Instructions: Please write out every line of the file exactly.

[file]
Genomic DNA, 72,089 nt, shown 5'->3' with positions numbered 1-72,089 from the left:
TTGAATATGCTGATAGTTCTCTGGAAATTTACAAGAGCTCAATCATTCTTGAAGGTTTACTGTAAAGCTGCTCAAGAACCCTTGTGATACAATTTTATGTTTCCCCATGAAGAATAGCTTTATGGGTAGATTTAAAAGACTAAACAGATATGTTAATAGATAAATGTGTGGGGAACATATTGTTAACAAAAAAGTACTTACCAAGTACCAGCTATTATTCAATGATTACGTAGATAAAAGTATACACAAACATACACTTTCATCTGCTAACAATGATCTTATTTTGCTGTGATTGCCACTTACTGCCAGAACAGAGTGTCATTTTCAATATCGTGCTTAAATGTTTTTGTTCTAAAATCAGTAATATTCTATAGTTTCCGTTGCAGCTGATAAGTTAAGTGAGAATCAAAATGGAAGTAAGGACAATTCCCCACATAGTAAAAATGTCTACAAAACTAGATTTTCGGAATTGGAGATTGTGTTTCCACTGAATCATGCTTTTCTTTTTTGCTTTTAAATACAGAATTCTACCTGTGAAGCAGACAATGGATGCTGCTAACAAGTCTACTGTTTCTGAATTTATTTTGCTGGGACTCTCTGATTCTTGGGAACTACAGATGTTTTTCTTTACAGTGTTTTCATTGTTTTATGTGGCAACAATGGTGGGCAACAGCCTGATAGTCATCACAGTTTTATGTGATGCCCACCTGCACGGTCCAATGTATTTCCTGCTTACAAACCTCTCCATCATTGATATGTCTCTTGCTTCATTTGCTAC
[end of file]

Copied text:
Genomic DNA, 72,089 nt, shown 5'->3' with positions numbered 1-72,089 from the left:
TTGAATATGCTGATAGTTCTCTGGAAATTTACAAGAGCTCAATCATTCTTGAAGGTTTACTGTAAAGCTGCTCAAGAACCCTTGTGATACAATTTTATGTTTCCCCATGAAGAATAGCTTTATGGGTAGATTTAAAAGACTAAACAGATATGTTAATAGATAAATGTGTGGGGAACATATTGTTAACAAAAAAGTACTTACCAAGTACCAGCTATTATTCAATGATTACGTAGATAAAAGTATACACAAACATACACTTTCATCTGCTAACAATGATCTTATTTTGCTGTGATTGCCACTTACTGCCAGAACAGAGTGTCATTTTCAATATCGTGCTTAAATGTTTTTGTTCTAAAATCAGTAATATTCTATAGTTTCCGTTGCAGCTGATAAGTTAAGTGAGAATCAAAATGGAAGTAAGGACAATTCCCCACATAGTAAAAATGTCTACAAAACTAGATTTTCGGAATTGGAGATTGTGTTTCCACTGAATCATGCTTTTCTTTTTTGCTTTTAAATACAGAATTCTACCTGTGAAGCAGACAATGGATGCTGCTAACAAGTCTACTGTTTCTGAATTTATTTTGCTGGGACTCTCTGATTCTTGGGAACTACAGATGTTTTTCTTTACAGTGTTTTCATTGTTTTATGTGGCAACAATGGTGGGCAACAGCCTGATAGTCATCACAGTTTTATGTGATGCCCACCTGCACGGTCCAATGTATTTCCTGCTTACAAACCTCTCCATCATTGATATGTCTCTTGCTTCATTTGCTAC